The 'Protect the Panther' license plate will soon have a new design featuring a photograph of a now famous female panther and her kitten.
The adult female panther pictured on the plate is well known because she is the first female documented north of the Caloosahatchee River since 1973. She is also the first female documented to have had kittens north of the river in more than 40 years.
For many years, the Caloosahatchee River appeared to be a major obstacle to northward movement of female panthers and the natural expansion of the population.
Florida panthers are native to Florida and most are found south of Lake Okeechobee. Currently, there are approximately 120-230 adult panthers in the population. They are also listed as an Endangered Species.
The Florida Fish and Wildlife Conservation Commission (FWC) worked with photographer Carlton Ward and the Fish & Wildlife Foundation to design the new plate, which is currently undergoing final preparation.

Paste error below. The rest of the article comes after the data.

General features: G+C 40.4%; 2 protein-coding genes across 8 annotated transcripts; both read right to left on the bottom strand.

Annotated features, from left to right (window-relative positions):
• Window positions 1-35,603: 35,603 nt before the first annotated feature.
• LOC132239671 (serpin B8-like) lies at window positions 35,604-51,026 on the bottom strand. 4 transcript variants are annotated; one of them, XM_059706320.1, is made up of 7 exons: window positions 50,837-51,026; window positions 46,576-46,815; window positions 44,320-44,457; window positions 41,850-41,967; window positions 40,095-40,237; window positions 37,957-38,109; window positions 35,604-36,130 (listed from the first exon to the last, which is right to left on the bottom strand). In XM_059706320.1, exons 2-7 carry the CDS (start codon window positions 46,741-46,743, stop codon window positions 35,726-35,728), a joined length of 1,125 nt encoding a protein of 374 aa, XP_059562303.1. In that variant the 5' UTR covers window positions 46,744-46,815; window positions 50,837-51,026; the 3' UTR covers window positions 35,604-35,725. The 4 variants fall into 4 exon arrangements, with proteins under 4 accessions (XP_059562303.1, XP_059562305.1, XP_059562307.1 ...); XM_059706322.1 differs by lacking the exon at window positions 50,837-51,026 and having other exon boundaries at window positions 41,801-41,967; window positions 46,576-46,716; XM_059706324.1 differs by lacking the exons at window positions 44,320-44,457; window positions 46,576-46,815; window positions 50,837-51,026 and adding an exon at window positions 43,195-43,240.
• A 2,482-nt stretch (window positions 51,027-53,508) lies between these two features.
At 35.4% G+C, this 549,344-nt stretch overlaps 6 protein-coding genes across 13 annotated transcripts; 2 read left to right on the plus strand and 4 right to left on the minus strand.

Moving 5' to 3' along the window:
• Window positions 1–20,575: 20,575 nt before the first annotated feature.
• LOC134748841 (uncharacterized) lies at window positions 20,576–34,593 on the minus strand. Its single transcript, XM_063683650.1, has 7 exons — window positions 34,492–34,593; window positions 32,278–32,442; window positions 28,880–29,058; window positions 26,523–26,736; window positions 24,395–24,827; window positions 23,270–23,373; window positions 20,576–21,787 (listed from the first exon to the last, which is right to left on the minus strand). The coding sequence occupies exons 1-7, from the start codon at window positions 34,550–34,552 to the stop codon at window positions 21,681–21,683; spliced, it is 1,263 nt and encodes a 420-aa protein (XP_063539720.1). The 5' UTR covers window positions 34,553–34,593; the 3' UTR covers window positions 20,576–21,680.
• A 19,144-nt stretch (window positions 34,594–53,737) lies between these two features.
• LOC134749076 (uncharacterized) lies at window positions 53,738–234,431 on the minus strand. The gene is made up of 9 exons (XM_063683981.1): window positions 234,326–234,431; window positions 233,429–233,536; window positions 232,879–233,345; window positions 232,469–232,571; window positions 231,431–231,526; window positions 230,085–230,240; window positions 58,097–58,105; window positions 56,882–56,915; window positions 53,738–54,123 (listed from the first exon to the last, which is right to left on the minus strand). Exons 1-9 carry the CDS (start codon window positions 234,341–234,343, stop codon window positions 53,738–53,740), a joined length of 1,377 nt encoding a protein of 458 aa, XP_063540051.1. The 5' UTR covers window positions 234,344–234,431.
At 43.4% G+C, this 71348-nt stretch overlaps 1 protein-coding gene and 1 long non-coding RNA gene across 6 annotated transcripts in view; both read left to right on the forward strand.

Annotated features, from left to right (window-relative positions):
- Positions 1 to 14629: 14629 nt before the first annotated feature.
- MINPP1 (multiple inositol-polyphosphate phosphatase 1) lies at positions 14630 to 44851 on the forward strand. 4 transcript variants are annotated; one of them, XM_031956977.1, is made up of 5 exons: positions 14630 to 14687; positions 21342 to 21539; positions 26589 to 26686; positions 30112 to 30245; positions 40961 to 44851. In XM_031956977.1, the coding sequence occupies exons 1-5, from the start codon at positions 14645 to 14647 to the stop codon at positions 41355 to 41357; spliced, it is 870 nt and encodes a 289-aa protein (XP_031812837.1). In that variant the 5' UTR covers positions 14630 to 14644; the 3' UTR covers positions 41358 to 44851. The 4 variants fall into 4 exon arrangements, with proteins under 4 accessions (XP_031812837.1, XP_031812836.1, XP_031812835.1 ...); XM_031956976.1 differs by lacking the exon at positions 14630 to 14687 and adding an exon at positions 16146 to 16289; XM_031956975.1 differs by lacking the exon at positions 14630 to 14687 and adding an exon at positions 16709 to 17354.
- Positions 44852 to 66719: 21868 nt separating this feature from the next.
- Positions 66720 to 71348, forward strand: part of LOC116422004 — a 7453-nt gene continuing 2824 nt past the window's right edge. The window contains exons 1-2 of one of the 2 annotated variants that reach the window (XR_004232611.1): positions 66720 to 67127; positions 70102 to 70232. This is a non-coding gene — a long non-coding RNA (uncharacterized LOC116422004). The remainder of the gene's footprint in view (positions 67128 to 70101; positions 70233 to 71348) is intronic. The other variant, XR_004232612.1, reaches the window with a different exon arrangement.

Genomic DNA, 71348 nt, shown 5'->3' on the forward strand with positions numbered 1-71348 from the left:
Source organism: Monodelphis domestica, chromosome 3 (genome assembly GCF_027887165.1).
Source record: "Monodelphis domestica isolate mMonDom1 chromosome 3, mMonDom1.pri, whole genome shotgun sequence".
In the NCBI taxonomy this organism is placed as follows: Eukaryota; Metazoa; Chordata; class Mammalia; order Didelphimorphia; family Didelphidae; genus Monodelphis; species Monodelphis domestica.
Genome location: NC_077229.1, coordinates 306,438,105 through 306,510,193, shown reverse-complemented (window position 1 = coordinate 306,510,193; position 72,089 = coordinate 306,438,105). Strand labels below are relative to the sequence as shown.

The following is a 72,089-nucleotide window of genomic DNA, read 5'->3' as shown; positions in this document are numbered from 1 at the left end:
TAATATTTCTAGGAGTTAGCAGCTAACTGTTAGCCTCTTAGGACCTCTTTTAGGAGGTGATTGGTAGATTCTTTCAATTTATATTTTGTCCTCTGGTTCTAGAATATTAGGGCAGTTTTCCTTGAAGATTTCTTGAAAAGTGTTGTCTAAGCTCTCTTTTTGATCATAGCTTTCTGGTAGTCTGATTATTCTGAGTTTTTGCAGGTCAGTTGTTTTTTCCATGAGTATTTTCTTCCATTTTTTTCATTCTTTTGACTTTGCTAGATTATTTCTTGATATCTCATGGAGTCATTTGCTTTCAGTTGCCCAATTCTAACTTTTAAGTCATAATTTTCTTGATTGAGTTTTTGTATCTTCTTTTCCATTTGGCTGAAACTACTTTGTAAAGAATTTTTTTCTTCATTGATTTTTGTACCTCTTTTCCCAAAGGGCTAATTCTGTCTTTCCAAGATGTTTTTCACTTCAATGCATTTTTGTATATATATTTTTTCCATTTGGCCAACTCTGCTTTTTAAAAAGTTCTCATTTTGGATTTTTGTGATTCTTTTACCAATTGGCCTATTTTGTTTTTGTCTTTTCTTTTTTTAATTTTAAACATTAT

Once vetted by the Florida Highway Patrol, the plate should be available later this year for purchase by visitingthe Florida Department of Highway Safety and Motor Vehicles or by visiting your local tax collector'soffice.
Fees from the Protect the Panther license plate go directly into the Florida Panther Research and Management Trust Fund. The trust fund is the key source of funding for the state's panther-related research, rescue and conservation activities.
Through effective research and management, the FWC and conservation partners have made significant progress toward recovery of the endangered Florida panther.
Over the past three decades, the trust fund has paid almost entirely for all aspects of the FWC’s panther work and the program relies upon sales of the license plate to continue these conservation efforts.
The Florida Fish and Wildlife Conservation Commission also mentioned other ways that Southwest Florida residents can help with the panther recovery efforts :
In addition to purchasing a Protect the Panther License Plate, motorists can help by observing all posted speed limits, especially in panther zones, which are in place in several counties across south Florida and coincide with areas where panthers are known to cross. These panther speed zones help ensure the survival of the endangered Florida panther and protect motorists from personal injury.